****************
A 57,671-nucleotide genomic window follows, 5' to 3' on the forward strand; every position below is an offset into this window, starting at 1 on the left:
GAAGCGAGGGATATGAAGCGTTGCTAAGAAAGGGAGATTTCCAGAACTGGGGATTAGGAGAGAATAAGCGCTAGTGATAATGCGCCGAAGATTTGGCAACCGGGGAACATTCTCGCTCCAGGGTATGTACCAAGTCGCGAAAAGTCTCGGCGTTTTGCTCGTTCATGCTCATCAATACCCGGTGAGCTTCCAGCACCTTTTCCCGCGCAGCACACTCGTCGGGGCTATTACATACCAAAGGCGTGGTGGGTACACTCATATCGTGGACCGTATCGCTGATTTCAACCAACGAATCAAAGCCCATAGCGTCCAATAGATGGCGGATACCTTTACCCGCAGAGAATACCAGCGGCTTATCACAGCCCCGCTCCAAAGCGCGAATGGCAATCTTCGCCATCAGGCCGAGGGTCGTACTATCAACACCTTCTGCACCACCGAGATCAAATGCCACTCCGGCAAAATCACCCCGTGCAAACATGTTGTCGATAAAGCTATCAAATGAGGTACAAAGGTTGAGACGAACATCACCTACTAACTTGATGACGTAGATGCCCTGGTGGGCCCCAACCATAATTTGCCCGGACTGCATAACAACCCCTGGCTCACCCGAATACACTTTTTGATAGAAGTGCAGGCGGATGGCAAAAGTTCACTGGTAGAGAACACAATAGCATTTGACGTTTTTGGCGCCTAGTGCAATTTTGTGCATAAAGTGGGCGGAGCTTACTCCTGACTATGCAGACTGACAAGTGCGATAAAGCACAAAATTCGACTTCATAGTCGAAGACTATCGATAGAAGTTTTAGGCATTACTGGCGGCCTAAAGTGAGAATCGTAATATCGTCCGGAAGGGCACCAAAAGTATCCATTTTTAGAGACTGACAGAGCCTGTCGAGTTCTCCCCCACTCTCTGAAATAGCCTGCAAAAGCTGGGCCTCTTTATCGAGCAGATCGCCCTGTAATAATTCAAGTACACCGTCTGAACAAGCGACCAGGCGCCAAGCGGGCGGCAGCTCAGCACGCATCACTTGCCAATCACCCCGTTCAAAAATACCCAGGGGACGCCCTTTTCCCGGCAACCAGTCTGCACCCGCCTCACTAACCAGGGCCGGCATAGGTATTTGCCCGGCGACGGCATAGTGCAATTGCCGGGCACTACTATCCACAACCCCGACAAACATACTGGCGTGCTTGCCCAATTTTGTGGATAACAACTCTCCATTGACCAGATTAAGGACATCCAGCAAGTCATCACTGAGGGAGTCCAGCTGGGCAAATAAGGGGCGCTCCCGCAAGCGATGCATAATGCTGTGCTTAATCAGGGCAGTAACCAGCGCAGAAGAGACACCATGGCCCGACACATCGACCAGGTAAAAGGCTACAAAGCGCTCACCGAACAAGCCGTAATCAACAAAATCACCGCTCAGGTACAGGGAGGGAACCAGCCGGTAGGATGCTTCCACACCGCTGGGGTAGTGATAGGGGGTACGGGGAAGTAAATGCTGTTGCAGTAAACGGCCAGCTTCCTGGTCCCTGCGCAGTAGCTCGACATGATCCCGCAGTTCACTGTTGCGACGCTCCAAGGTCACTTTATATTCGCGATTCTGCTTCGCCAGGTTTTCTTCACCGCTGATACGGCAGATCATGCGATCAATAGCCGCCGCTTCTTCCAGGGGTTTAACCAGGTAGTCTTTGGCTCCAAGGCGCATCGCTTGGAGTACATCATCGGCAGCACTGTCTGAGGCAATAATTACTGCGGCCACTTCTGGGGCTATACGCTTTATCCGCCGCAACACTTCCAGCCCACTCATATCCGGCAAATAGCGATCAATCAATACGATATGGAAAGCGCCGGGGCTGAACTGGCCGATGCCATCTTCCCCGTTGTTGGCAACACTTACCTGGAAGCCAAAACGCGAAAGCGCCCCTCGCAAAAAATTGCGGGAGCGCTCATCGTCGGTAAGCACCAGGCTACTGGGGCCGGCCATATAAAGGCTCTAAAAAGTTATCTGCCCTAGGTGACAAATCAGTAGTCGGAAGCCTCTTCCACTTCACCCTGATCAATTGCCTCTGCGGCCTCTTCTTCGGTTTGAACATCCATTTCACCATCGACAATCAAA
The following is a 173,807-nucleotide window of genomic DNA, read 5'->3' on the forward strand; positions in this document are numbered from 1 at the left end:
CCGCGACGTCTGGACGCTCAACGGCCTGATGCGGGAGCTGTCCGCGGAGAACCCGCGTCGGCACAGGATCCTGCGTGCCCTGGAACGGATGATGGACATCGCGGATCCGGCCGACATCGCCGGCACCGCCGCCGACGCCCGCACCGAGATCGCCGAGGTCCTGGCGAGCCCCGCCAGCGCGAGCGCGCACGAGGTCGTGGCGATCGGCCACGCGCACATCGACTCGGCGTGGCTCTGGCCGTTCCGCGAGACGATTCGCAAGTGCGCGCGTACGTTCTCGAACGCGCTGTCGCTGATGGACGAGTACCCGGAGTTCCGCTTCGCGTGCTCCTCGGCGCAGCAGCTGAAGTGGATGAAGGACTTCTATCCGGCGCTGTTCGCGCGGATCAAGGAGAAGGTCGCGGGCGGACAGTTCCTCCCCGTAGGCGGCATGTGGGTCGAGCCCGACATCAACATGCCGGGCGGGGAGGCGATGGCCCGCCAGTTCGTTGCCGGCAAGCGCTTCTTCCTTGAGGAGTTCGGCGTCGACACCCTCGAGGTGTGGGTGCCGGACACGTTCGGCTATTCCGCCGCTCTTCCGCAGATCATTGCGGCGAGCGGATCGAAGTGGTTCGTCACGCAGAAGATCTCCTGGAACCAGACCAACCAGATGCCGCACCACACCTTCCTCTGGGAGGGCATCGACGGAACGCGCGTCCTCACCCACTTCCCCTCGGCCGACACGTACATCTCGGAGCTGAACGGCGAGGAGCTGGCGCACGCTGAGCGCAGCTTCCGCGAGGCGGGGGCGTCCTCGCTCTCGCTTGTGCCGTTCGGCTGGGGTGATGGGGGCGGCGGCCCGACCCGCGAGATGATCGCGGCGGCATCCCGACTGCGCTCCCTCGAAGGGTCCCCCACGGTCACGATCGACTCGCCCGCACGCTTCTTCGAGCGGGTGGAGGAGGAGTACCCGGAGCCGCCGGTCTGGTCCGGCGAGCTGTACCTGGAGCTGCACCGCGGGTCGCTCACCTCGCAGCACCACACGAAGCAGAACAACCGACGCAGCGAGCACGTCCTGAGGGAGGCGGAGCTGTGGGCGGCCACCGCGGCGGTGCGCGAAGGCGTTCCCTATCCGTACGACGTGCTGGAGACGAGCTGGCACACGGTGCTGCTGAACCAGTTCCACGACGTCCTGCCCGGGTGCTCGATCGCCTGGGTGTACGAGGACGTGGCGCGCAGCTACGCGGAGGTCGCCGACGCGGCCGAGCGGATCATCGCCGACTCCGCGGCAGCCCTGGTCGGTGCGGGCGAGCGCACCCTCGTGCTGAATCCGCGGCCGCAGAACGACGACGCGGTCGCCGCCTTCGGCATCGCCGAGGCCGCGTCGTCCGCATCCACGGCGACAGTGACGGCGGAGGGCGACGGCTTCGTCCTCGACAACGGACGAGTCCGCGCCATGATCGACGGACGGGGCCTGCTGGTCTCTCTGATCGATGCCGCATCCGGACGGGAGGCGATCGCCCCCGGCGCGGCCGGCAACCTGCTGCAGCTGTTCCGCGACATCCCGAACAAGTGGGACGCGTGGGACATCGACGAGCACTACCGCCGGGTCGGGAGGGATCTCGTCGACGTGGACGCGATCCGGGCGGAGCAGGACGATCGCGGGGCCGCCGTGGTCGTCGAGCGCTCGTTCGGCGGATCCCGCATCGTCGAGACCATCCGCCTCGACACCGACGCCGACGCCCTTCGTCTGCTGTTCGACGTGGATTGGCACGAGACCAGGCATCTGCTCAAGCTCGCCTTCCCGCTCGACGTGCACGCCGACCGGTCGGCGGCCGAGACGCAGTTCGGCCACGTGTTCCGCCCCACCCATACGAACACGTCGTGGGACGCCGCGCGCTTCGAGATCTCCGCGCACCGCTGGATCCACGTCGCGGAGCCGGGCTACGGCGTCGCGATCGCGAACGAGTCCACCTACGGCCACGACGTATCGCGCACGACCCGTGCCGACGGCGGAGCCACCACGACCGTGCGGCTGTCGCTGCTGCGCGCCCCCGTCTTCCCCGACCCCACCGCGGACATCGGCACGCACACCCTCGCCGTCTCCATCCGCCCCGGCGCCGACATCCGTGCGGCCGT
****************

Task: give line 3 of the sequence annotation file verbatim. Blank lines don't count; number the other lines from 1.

The following is a 173,807-nucleotide window of genomic DNA, read 5'->3' on the forward strand; positions in this document are numbered from 1 at the left end: